Trace-element heterogeneity in rutile linked to dislocation structures: Implications for Zr-in-rutile geothermometry

Research output: Contribution to journalJournal articleResearchpeer-review

  • Verberne, Rick
  • Hugo W. van Schrojenstein Lantman
  • Steven M. Reddy
  • Matteo Alvaro
  • David Wallis
  • Denis Fougerouse
  • Antonio Langone
  • David W. Saxey
  • William D. A. Rickard

The trace-element composition of rutile is commonly used to constrain P–T–t conditions for a wide range of metamorphic systems. However, recent studies have demonstrated the redistribution of trace elements in rutile via high-diffusivity pathways and dislocation-impurity associations related to the formation and evolution of microstructures. Here, we investigate trace-element migration in low-angle boundaries formed by dislocation creep in rutile within an omphacite vein of the Lago di Cignana unit (Western Alps, Italy). Zr-in-rutile thermometry and inclusions of quartz in rutile and of coesite in omphacite constrain the conditions of rutile deformation to around the prograde boundary from high pressure to ultra-high pressure (~2.7 GPa) at temperatures of 500–565°C. Crystal-plastic deformation of a large rutile grain results in low-angle boundaries that generate a total misorientation of ~25°. Dislocations constituting one of these low-angle boundaries are enriched in common and uncommon trace elements, including Fe and Ca, providing evidence for the diffusion and trapping of trace elements along the dislocation cores. The role of dislocation microstructures as fast-diffusion pathways must be evaluated when applying high-resolution analytical procedures as compositional disturbances might lead to erroneous interpretations for Ca and Fe. In contrast, our results indicate a trapping mechanism for Zr.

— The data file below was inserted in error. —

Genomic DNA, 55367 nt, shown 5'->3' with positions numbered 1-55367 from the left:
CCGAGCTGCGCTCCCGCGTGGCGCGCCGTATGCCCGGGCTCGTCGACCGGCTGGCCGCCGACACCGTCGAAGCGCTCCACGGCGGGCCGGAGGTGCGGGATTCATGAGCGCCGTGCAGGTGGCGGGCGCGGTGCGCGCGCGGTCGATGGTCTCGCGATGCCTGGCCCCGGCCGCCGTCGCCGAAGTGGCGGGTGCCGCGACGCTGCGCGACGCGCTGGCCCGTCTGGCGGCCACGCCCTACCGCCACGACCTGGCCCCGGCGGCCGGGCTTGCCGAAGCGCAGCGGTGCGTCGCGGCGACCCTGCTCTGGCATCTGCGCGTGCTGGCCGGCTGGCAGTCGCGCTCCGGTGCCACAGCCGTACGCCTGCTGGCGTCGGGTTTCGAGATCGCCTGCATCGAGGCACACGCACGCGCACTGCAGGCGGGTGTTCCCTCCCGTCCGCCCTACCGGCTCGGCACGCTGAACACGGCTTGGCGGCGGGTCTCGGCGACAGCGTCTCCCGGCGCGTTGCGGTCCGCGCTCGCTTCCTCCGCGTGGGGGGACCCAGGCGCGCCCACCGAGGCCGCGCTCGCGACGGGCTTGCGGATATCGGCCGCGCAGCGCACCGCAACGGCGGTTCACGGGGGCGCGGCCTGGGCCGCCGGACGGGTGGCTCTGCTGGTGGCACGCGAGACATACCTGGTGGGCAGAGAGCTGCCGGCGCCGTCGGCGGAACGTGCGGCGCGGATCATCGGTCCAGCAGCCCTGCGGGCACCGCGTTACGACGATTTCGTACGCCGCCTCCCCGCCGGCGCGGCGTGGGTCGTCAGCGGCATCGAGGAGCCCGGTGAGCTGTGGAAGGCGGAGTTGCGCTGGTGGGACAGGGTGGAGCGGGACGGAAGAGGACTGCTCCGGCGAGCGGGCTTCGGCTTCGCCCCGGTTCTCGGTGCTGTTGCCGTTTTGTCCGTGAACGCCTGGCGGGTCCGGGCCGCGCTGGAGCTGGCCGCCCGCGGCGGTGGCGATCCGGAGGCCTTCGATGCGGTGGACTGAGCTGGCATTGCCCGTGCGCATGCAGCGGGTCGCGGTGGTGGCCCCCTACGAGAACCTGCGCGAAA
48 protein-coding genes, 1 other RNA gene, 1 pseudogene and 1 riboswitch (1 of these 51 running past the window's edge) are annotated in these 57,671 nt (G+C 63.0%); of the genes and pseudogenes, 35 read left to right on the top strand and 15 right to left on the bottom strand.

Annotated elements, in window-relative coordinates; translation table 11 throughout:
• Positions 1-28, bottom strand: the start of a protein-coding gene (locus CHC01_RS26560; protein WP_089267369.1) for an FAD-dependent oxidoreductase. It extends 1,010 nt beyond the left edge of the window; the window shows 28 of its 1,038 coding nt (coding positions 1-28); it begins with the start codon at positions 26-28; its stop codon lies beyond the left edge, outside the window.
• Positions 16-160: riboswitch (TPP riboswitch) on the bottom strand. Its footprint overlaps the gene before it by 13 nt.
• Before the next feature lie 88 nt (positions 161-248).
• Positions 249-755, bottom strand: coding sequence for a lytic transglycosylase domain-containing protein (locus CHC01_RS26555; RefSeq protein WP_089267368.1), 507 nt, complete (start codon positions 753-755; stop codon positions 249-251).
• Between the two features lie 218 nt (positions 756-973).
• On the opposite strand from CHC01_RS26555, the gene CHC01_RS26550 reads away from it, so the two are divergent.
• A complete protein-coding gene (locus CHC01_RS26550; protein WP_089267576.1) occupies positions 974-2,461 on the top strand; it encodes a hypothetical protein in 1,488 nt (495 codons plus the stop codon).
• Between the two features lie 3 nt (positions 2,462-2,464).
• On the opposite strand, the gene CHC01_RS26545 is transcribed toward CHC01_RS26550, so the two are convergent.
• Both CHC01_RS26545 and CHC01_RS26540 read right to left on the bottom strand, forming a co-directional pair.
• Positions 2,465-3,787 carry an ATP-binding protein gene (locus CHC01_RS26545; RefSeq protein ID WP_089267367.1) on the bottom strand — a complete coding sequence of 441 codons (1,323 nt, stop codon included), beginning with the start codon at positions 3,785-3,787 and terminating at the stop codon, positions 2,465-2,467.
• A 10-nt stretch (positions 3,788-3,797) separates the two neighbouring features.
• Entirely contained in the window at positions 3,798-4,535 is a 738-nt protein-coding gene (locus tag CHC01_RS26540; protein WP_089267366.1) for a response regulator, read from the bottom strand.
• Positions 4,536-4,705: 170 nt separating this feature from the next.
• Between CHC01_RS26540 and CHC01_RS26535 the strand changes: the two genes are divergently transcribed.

Original languageEnglish
JournalJournal of Metamorphic Geology
Number of pages22
Publication statusE-pub ahead of print - 22 Jul 2022

Bibliographical note

Publisher Copyright:
© 2022 John Wiley & Sons Ltd.

    Research areas

  • diffusion, low-angle boundaries, plastic deformation, rutile, trace elements

ID: 316063128